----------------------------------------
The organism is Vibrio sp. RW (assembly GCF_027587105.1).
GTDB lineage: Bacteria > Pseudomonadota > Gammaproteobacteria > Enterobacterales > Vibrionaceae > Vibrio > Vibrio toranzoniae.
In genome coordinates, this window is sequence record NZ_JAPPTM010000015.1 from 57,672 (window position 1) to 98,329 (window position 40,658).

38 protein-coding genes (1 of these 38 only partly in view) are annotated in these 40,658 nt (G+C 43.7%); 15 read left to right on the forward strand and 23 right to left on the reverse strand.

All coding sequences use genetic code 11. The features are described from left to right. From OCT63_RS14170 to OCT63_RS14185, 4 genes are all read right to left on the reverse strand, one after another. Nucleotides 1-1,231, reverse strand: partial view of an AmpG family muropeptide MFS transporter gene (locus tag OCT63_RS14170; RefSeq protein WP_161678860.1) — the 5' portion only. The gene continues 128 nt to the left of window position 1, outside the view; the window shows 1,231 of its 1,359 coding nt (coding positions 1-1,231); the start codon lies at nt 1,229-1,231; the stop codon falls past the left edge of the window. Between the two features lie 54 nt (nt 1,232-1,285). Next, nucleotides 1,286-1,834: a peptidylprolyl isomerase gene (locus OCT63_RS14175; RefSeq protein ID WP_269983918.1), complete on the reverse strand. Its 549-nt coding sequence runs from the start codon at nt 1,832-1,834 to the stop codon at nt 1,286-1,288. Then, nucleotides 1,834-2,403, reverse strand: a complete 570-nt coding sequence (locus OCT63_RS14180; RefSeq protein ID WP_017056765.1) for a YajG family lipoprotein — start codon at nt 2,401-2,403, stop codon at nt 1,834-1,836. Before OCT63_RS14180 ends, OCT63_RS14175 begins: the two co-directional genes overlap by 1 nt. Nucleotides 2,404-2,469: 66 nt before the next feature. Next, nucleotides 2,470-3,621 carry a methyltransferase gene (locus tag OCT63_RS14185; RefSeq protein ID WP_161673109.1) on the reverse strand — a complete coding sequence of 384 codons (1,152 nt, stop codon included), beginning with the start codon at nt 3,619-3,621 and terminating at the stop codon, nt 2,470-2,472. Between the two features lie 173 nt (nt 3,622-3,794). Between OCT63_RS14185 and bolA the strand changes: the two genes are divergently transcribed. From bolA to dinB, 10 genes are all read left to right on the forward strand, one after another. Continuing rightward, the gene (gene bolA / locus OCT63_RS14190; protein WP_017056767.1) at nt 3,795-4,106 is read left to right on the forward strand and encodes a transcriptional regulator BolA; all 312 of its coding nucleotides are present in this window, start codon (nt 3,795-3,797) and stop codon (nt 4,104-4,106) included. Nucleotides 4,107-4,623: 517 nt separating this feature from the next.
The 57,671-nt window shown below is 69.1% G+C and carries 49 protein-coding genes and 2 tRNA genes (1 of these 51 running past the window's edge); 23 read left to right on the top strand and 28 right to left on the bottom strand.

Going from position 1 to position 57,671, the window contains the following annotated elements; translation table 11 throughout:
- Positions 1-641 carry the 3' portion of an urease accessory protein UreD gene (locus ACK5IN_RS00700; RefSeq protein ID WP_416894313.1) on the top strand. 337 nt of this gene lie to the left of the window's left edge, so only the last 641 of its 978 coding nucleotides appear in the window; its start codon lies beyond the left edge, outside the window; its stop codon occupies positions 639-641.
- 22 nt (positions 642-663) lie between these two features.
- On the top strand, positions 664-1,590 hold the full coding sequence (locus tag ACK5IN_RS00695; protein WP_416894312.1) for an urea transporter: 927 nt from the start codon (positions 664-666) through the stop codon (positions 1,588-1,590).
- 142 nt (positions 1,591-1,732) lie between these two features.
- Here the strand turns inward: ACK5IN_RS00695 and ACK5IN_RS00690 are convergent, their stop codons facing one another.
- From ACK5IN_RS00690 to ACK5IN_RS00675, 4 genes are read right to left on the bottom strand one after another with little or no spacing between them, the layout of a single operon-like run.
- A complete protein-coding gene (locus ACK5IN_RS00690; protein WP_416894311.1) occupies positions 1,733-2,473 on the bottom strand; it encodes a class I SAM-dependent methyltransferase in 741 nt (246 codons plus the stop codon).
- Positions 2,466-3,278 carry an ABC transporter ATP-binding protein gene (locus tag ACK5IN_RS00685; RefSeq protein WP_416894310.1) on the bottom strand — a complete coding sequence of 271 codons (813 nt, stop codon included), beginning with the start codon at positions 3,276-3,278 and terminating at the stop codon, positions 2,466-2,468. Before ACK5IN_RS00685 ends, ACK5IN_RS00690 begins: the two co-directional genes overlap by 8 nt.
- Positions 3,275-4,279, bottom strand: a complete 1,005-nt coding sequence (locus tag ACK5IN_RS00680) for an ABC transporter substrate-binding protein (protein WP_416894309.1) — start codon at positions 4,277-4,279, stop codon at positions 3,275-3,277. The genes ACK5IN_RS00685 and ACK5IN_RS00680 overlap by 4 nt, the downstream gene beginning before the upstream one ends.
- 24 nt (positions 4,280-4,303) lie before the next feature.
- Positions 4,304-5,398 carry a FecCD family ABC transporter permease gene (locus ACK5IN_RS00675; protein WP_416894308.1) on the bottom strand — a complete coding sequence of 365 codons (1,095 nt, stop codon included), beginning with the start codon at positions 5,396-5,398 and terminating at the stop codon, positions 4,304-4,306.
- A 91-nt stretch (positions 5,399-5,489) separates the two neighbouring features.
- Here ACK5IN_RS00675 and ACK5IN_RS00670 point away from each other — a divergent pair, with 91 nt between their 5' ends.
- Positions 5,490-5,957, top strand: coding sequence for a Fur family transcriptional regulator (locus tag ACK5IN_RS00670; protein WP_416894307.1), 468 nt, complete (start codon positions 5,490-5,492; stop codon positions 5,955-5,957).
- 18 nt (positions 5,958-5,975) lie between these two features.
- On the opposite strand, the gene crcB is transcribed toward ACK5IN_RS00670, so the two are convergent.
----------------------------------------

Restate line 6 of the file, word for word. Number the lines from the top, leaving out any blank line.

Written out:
The 57,671-nt window shown below is 69.1% G+C and carries 49 protein-coding genes and 2 tRNA genes (1 of these 51 running past the window's edge); 23 read left to right on the top strand and 28 right to left on the bottom strand.